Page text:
Sports betting has been around for a long time in the United States. The country’s founding fathers were risk takers by nature, and colonists from England brought with them a gambling history that went back generations.
Early sports betting took the form of wagers on horse races, cockfights and bare-knuckle boxing. It became increasingly popular in the nineteenth century, and the advent of television created an explosion in betting on sports such as baseball, football and basketball.
Today, sports gambling is pervasive in our country. In 2008, approximately $2.57 billion was gambled in Nevada’s legal sports book. However, that figure is dwarfed by the estimated $380 billion that’s bet through offshore books or bookies each year. And according to an ESPN survey, about 118 million Americans gambled on sports in some manner in 2008.
There’s a common misperception that sports betting is always illegal. However, that’s not always the case. It is not illegal if friends wager on a Vikings-Packers football. However, if someone is running a pool and taking a percentage off the volume bet, it’s illegal betting activity.
The last annual Minnesota gambling survey conducted in early 2012 provides a general picture of sports betting behavior in Minnesota. Fifteen percent of Minnesota adults reported betting on a sports event in the past year with 28 percent reporting placing a sports bet in their lifetime. These responses are essentially the same as the results of a survey conducted ten years ago.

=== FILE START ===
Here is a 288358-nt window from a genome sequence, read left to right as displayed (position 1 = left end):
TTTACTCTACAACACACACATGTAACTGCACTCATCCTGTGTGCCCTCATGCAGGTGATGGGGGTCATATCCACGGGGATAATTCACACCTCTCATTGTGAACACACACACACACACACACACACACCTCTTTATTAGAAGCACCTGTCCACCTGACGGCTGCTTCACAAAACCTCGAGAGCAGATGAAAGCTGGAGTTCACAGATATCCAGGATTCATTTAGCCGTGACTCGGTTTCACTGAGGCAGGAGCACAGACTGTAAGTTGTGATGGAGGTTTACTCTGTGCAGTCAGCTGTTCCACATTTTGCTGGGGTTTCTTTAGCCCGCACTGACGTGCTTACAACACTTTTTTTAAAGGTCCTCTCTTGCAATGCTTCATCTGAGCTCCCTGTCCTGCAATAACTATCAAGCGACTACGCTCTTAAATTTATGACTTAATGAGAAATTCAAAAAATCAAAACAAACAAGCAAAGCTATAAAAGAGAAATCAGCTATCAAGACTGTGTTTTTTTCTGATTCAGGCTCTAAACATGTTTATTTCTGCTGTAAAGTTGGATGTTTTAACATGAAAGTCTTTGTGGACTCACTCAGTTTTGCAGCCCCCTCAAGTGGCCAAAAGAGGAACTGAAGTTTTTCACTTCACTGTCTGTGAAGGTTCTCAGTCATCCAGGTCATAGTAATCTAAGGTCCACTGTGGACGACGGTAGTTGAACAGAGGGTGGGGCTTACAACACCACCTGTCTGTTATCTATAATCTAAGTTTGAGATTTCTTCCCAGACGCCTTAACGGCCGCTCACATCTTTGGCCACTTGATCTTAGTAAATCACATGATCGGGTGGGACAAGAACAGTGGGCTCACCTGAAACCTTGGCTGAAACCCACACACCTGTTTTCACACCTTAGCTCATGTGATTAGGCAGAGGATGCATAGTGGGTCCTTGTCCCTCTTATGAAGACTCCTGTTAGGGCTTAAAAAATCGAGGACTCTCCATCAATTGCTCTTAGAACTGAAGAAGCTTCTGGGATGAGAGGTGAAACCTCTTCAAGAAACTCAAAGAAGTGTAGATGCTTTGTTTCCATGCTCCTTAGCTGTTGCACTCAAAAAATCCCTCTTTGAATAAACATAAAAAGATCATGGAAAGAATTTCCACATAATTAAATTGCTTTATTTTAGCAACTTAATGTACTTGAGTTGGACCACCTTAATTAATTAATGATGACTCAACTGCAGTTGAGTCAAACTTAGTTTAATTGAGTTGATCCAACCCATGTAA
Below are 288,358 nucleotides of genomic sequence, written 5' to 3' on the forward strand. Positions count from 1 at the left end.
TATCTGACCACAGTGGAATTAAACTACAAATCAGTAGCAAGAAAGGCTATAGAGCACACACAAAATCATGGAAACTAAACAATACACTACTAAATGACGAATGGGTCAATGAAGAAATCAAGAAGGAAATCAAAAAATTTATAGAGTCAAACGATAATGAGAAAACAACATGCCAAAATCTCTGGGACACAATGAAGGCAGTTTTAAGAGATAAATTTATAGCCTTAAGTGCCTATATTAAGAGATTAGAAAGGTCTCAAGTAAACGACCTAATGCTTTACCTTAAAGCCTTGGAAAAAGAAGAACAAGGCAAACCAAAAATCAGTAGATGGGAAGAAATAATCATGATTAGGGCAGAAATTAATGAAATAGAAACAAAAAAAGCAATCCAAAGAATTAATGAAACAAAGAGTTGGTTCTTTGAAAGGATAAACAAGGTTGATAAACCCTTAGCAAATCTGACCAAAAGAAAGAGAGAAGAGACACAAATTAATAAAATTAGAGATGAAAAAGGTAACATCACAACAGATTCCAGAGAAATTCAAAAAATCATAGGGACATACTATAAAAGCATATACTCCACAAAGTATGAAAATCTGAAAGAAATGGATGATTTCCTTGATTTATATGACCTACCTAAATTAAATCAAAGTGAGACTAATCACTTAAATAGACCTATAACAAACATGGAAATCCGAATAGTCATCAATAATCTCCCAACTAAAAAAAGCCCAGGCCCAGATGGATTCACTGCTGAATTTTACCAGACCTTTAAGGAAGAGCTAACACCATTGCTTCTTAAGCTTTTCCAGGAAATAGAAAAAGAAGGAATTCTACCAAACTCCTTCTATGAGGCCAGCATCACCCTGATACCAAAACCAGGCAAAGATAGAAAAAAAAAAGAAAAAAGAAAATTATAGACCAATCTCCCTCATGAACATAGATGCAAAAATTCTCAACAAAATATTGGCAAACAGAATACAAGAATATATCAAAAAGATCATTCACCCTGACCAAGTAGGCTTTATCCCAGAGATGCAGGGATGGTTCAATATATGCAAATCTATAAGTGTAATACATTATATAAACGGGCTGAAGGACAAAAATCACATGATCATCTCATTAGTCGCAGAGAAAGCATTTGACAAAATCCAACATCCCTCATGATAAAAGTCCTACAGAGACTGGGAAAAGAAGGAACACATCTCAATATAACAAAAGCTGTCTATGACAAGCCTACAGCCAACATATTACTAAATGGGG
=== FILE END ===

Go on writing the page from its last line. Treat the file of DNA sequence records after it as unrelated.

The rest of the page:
Not surprisingly, men in Minnesota were twice as likely to have placed a sports bet in the last year than women (20 percent compared to 10 percent). The survey also found that age is not a predictor of sports betting, that more educated people are more likely to play (17 percent of college grads vs. 10 percent of those with a high school degree or less), and that gambling is more popular for those with higher incomes (22% of those with household incomes over $100,000 had played in the past year compared to 10% of those with incomes less than $35,000).
As with other forms of gambling, most who bet on sports gamble responsibly and are not considered problem gamblers. However, others become addicted to this form of gambling.
Sports bettors tend to be “action” gamblers in comparison to “escape” gamblers who prefer to gamble as a retreat from physical or emotional pain. “A sports bettor might be following four games on television at once and still be on the phone and online,” says Sandi Brustuen, a coordinator for the gambling program at Project Turnabout. “It’s all about the action.”
Unlike the escape gambler who can avoid going to favorite gambling locations such as bingo halls, casinos or pull-tab sellers, sports betters in recovery have a difficult time avoiding sports-related triggers because sports are so ingrained and visible in our culture. A trigger could be something very simple that non-addicted people wouldn’t even think about. This includes a co-worker discussing the results of a particular game, a March Madness office pool and even sports promotions in stores.